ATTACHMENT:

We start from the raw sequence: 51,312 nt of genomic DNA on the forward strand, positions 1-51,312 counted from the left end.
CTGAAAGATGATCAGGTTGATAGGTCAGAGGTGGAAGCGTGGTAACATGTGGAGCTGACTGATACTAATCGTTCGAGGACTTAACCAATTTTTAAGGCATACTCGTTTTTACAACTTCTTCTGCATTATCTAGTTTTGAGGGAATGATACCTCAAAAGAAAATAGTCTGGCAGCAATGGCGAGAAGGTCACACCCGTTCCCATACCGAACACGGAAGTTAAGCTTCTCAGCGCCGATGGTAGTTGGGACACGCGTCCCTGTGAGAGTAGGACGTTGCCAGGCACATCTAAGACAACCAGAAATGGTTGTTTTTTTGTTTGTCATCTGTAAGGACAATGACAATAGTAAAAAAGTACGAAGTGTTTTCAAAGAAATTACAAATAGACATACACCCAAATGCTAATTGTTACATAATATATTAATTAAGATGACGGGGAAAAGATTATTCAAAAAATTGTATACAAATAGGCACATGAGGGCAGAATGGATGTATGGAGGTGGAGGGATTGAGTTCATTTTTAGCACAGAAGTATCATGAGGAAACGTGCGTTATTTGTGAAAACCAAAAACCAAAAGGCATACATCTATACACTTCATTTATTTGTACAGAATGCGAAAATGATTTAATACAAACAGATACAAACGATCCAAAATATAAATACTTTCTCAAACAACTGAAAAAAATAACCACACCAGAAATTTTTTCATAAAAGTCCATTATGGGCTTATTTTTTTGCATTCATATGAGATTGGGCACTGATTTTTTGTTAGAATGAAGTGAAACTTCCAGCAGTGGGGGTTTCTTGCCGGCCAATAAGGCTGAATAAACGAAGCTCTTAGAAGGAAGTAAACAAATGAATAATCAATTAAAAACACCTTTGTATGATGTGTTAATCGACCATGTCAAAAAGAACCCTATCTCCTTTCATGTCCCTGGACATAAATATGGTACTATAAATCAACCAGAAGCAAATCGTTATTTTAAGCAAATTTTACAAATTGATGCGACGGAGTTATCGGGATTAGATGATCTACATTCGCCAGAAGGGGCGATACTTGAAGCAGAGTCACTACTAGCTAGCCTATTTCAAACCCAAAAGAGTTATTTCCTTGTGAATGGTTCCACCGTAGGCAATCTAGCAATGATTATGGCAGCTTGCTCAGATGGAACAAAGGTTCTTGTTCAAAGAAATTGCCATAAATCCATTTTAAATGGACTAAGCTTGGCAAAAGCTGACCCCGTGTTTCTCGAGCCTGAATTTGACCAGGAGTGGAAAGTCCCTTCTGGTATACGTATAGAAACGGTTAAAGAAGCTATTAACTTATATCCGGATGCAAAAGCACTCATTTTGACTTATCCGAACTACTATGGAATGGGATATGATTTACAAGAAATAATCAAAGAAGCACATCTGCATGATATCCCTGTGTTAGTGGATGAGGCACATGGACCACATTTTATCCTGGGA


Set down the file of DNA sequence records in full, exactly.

We start from the raw sequence: 51,312 nt of genomic DNA on the forward strand, positions 1-51,312 counted from the left end.
CTGAAAGATGATCAGGTTGATAGGTCAGAGGTGGAAGCGTGGTAACATGTGGAGCTGACTGATACTAATCGTTCGAGGACTTAACCAATTTTTAAGGCATACTCGTTTTTACAACTTCTTCTGCATTATCTAGTTTTGAGGGAATGATACCTCAAAAGAAAATAGTCTGGCAGCAATGGCGAGAAGGTCACACCCGTTCCCATACCGAACACGGAAGTTAAGCTTCTCAGCGCCGATGGTAGTTGGGACACGCGTCCCTGTGAGAGTAGGACGTTGCCAGGCACATCTAAGACAACCAGAAATGGTTGTTTTTTTGTTTGTCATCTGTAAGGACAATGACAATAGTAAAAAAGTACGAAGTGTTTTCAAAGAAATTACAAATAGACATACACCCAAATGCTAATTGTTACATAATATATTAATTAAGATGACGGGGAAAAGATTATTCAAAAAATTGTATACAAATAGGCACATGAGGGCAGAATGGATGTATGGAGGTGGAGGGATTGAGTTCATTTTTAGCACAGAAGTATCATGAGGAAACGTGCGTTATTTGTGAAAACCAAAAACCAAAAGGCATACATCTATACACTTCATTTATTTGTACAGAATGCGAAAATGATTTAATACAAACAGATACAAACGATCCAAAATATAAATACTTTCTCAAACAACTGAAAAAAATAACCACACCAGAAATTTTTTCATAAAAGTCCATTATGGGCTTATTTTTTTGCATTCATATGAGATTGGGCACTGATTTTTTGTTAGAATGAAGTGAAACTTCCAGCAGTGGGGGTTTCTTGCCGGCCAATAAGGCTGAATAAACGAAGCTCTTAGAAGGAAGTAAACAAATGAATAATCAATTAAAAACACCTTTGTATGATGTGTTAATCGACCATGTCAAAAAGAACCCTATCTCCTTTCATGTCCCTGGACATAAATATGGTACTATAAATCAACCAGAAGCAAATCGTTATTTTAAGCAAATTTTACAAATTGATGCGACGGAGTTATCGGGATTAGATGATCTACATTCGCCAGAAGGGGCGATACTTGAAGCAGAGTCACTACTAGCTAGCCTATTTCAAACCCAAAAGAGTTATTTCCTTGTGAATGGTTCCACCGTAGGCAATCTAGCAATGATTATGGCAGCTTGCTCAGATGGAACAAAGGTTCTTGTTCAAAGAAATTGCCATAAATCCATTTTAAATGGACTAAGCTTGGCAAAAGCTGACCCCGTGTTTCTCGAGCCTGAATTTGACCAGGAGTGGAAAGTCCCTTCTGGTATACGTATAGAAACGGTTAAAGAAGCTATTAACTTATATCCGGATGCAAAAGCACTCATTTTGACTTATCCGAACTACTATGGAATGGGATATGATTTACAAGAAATAATCAAAGAAGCACATCTGCATGATATCCCTGTGTTAGTGGATGAGGCACATGGACCACATTTTATCCTGGGA